Friday, May 30, 2008

Dodie Rosekrans-Part III

Left: Crinoline clad models waiting behind the scenes in the tent at the Louvre, where Galliano presented his groundbreaking Spring 1994 show inspired by the Russian Princess Lucretia. Center: Model Michelle Hicks running down the runway in mock fear at Galliano’s show, her voluminous ballgown trailing behind her. Right: Dodie Rosekrans receiving la médaille d’or de Grand Donateur de l’Etat, by French minister Renaud Donnedieu de Vabres in 2005.

In 1993, when he was struggling financially, she helped him put together his show inspired by "Princess Lucretia.” At a time when minimalism ruled fashion, Galliano’s collection was pure fantasia. Underneath a tent pitched in the Louvre’s Cour Carré, he sent out Russian princesses in voluminous crinoline ball gowns racing down the runway in terror, as they were chased by the sounds of “Ride of the Valkyaries.” The show caused an immediate sensation and catapulted Galliano onto the Paris fashion scene. As befits someone whose been described as falling within the old money camp, Rosekrans was so discreet about her financial support of Galliano that very few were aware of it at the time.

The following season Galliano also gained the support of Paris socialite Sao Schlumberger, one of his earliest couture clients, when she lent her sumptuous art filled mansion as a venue for his Autumn/Winter 1994 collection. Rosekrans, who attended the show, remembers that moment vividly as a turning point in Galliano’s career. In a collection entitled Back from the Brink the designer recreated the atmosphere of the old couture salons. The models (including Linda Evangelista, Christy Turlington, Naomi Campbel, and Kate Moss, who did the show for free) walked amongst the seated audience in exquisitely tailored pieces influenced by 1920’s flappers and Japanese Geishas.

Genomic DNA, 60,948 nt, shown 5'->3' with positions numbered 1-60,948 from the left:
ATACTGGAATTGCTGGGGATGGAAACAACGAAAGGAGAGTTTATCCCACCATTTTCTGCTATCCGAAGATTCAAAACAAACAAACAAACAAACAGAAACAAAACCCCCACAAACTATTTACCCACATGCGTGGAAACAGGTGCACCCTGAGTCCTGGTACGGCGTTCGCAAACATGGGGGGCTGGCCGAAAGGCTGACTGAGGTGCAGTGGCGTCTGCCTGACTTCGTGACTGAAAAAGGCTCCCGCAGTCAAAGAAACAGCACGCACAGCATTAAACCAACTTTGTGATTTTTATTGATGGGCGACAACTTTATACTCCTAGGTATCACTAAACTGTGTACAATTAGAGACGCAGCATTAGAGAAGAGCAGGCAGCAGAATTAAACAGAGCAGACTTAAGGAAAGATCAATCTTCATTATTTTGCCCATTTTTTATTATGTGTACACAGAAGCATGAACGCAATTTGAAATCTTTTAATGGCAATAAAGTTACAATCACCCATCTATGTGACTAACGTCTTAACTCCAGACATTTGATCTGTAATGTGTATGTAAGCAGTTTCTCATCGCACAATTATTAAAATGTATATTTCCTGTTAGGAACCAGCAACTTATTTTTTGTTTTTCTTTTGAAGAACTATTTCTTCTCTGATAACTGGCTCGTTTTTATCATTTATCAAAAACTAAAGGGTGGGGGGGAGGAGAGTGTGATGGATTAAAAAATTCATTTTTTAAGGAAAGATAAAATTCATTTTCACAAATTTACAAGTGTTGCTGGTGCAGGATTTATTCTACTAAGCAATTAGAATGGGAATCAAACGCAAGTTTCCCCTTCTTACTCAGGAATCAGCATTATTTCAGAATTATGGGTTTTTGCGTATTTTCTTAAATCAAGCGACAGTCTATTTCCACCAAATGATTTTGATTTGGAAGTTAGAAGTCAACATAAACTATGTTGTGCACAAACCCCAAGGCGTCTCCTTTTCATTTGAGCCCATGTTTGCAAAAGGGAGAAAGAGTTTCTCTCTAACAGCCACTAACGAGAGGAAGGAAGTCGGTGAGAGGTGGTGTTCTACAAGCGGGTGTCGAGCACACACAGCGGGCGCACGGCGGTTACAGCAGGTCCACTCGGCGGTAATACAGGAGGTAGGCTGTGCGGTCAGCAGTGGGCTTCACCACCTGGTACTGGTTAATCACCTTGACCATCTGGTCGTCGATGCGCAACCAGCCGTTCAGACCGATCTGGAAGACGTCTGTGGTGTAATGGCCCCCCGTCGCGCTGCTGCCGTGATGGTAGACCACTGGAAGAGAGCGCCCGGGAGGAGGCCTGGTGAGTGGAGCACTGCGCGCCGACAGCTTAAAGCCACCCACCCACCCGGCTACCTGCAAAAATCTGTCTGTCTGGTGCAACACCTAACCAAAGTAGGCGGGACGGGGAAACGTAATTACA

Furthermore having Rosekrans’ and Schlumberger’s stamp of approval during Galliano’s early career did not hurt his chances of being noticed by some of the fashion industry’s biggest players. At that time Bernard Arnault, the chairman of LVMH, had been searching for a new designer to head his most recent acquisition, the House of Givenchy. It was also during this period that he began to notice a number of couture clients making the pilgrimage to Galliano’s small studio tucked away in Paris’ Bastille quarter, an area known more for its gritty bars than glamorous couture salons. On seeing his work, Arnault offered him the position at Givenchy, where Galliano designed two collections before moving on to become the artistic director at Dior. Since his debut collection for Dior, Rosekrans has not missed a single show and has continued to influence his work for the past 15 years.

When asked which is his favorite piece in Rosekrans’ wardrobe, Galliano's answer is, "a hand-painted electric-blue Dior ball dress she wore to a ball in Venice." In fact Rosekrans is no stranger to throwing a ball or two. She and her late husband, who died of a heart attack in 2001, were known for their fun-loving ways. This included throwing lavish parties for family, friends and visiting French dignitaries, as well as collecting art and supporting museums and music programs around the world, from the de Young and the San Francisco Museum of Modern Art to the Pompidou Center in Paris.

Whether it’s the Arabian Nights fantasy she threw for her granddaughter's debut or dinner parties where guests are always met by a butler proffering ice-cold Champagne, Rosekrans’ invitations have always been the most coveted. This is partly due to the fact that she applies the same diverse aesthetic in choosing clothes, to putting together a guest list, which usually includes a mixture of high and low that yields the unexpected. This may explain why she herself is considered one of the nicest ladies on the society circuit. "She's terribly grand but terribly down to earth," said fashion illustrator Gladys Perint Palmer, the director of fashion program at San Francisco's Academy of Art University. "She doesn't give herself airs." Rosekrans herself has said " I always wanted a certain kind of life and that's what I have. A life with interesting people, among them intellectuals and people with artistic talents. A varied life is interesting. I love meeting new people."
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